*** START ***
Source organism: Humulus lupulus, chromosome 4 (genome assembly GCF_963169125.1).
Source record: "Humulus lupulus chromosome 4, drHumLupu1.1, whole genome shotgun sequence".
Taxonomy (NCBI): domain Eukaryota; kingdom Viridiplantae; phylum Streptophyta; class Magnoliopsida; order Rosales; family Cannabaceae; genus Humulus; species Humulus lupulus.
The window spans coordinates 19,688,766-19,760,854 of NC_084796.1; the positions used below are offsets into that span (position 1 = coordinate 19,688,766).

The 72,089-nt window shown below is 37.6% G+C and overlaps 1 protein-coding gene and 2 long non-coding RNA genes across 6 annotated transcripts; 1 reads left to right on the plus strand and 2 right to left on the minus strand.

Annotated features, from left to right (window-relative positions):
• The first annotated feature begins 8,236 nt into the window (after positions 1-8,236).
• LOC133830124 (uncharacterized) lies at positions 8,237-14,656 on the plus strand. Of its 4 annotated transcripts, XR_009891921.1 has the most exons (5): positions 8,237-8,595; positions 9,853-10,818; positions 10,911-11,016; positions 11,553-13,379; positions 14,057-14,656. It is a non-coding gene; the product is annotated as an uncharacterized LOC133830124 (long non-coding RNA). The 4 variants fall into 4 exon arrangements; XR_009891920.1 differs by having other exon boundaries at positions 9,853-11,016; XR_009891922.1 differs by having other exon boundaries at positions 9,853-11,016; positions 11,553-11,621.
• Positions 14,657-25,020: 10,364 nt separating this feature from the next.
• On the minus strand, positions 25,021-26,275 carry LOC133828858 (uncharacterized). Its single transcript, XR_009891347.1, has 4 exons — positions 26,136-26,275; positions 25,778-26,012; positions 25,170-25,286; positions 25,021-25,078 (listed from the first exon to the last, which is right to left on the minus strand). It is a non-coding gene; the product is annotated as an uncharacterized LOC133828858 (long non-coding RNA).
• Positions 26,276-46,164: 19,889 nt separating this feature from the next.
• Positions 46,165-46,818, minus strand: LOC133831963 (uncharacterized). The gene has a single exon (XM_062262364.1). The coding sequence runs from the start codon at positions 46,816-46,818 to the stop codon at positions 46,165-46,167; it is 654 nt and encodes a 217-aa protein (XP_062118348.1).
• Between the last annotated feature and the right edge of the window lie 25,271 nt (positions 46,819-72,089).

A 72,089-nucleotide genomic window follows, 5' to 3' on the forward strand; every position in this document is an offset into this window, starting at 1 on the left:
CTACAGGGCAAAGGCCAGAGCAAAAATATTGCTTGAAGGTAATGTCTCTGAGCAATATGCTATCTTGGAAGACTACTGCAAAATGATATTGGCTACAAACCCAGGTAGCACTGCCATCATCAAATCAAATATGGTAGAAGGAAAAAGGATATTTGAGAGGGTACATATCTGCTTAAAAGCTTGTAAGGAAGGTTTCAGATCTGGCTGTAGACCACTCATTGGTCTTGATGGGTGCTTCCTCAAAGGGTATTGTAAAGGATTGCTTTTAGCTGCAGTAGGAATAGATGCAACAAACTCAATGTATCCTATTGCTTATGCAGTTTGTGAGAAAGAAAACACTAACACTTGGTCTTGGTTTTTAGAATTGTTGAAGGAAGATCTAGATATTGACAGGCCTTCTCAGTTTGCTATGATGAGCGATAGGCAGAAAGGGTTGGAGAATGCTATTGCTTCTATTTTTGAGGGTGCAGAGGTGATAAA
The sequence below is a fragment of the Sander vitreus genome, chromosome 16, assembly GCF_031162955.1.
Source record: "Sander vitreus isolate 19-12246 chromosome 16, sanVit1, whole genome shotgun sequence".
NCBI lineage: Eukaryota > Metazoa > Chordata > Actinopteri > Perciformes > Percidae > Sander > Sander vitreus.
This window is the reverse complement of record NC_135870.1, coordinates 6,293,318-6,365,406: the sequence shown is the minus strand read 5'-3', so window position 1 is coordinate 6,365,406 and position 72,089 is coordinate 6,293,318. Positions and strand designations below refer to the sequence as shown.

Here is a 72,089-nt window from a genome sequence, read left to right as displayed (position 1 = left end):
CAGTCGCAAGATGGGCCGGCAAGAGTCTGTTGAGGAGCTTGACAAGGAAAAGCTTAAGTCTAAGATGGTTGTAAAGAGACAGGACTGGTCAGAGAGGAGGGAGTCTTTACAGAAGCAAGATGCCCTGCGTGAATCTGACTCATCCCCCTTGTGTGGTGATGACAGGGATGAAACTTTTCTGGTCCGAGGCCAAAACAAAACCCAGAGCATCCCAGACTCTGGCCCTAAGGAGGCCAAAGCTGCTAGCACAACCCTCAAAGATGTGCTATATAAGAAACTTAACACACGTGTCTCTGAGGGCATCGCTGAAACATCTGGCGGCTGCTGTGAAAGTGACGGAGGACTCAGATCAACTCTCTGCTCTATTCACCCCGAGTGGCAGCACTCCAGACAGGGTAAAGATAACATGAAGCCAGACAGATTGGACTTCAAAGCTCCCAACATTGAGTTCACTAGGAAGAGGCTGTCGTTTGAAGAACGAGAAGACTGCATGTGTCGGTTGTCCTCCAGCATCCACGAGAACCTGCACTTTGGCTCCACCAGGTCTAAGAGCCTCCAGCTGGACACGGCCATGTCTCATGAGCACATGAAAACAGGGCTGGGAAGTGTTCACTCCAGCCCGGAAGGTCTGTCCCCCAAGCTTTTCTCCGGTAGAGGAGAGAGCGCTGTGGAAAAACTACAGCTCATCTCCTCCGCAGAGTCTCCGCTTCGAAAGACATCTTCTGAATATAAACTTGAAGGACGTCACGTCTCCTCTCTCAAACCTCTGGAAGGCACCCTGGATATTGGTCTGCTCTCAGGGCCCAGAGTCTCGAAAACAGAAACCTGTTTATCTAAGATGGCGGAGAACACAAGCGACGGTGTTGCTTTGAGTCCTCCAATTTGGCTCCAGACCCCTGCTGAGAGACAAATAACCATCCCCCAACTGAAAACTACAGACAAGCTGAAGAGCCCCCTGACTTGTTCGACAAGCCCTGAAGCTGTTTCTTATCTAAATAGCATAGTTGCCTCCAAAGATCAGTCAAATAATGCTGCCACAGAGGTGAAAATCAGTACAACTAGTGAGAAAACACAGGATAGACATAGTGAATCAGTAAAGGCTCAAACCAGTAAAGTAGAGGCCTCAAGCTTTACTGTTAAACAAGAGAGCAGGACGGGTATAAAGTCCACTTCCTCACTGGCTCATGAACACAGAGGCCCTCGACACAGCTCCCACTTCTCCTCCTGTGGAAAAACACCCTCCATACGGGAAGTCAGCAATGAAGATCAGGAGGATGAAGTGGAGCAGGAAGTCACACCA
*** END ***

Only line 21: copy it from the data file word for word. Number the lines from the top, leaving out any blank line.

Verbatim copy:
CAGTCGCAAGATGGGCCGGCAAGAGTCTGTTGAGGAGCTTGACAAGGAAAAGCTTAAGTCTAAGATGGTTGTAAAGAGACAGGACTGGTCAGAGAGGAGGGAGTCTTTACAGAAGCAAGATGCCCTGCGTGAATCTGACTCATCCCCCTTGTGTGGTGATGACAGGGATGAAACTTTTCTGGTCCGAGGCCAAAACAAAACCCAGAGCATCCCAGACTCTGGCCCTAAGGAGGCCAAAGCTGCTAGCACAACCCTCAAAGATGTGCTATATAAGAAACTTAACACACGTGTCTCTGAGGGCATCGCTGAAACATCTGGCGGCTGCTGTGAAAGTGACGGAGGACTCAGATCAACTCTCTGCTCTATTCACCCCGAGTGGCAGCACTCCAGACAGGGTAAAGATAACATGAAGCCAGACAGATTGGACTTCAAAGCTCCCAACATTGAGTTCACTAGGAAGAGGCTGTCGTTTGAAGAACGAGAAGACTGCATGTGTCGGTTGTCCTCCAGCATCCACGAGAACCTGCACTTTGGCTCCACCAGGTCTAAGAGCCTCCAGCTGGACACGGCCATGTCTCATGAGCACATGAAAACAGGGCTGGGAAGTGTTCACTCCAGCCCGGAAGGTCTGTCCCCCAAGCTTTTCTCCGGTAGAGGAGAGAGCGCTGTGGAAAAACTACAGCTCATCTCCTCCGCAGAGTCTCCGCTTCGAAAGACATCTTCTGAATATAAACTTGAAGGACGTCACGTCTCCTCTCTCAAACCTCTGGAAGGCACCCTGGATATTGGTCTGCTCTCAGGGCCCAGAGTCTCGAAAACAGAAACCTGTTTATCTAAGATGGCGGAGAACACAAGCGACGGTGTTGCTTTGAGTCCTCCAATTTGGCTCCAGACCCCTGCTGAGAGACAAATAACCATCCCCCAACTGAAAACTACAGACAAGCTGAAGAGCCCCCTGACTTGTTCGACAAGCCCTGAAGCTGTTTCTTATCTAAATAGCATAGTTGCCTCCAAAGATCAGTCAAATAATGCTGCCACAGAGGTGAAAATCAGTACAACTAGTGAGAAAACACAGGATAGACATAGTGAATCAGTAAAGGCTCAAACCAGTAAAGTAGAGGCCTCAAGCTTTACTGTTAAACAAGAGAGCAGGACGGGTATAAAGTCCACTTCCTCACTGGCTCATGAACACAGAGGCCCTCGACACAGCTCCCACTTCTCCTCCTGTGGAAAAACACCCTCCATACGGGAAGTCAGCAATGAAGATCAGGAGGATGAAGTGGAGCAGGAAGTCACACCA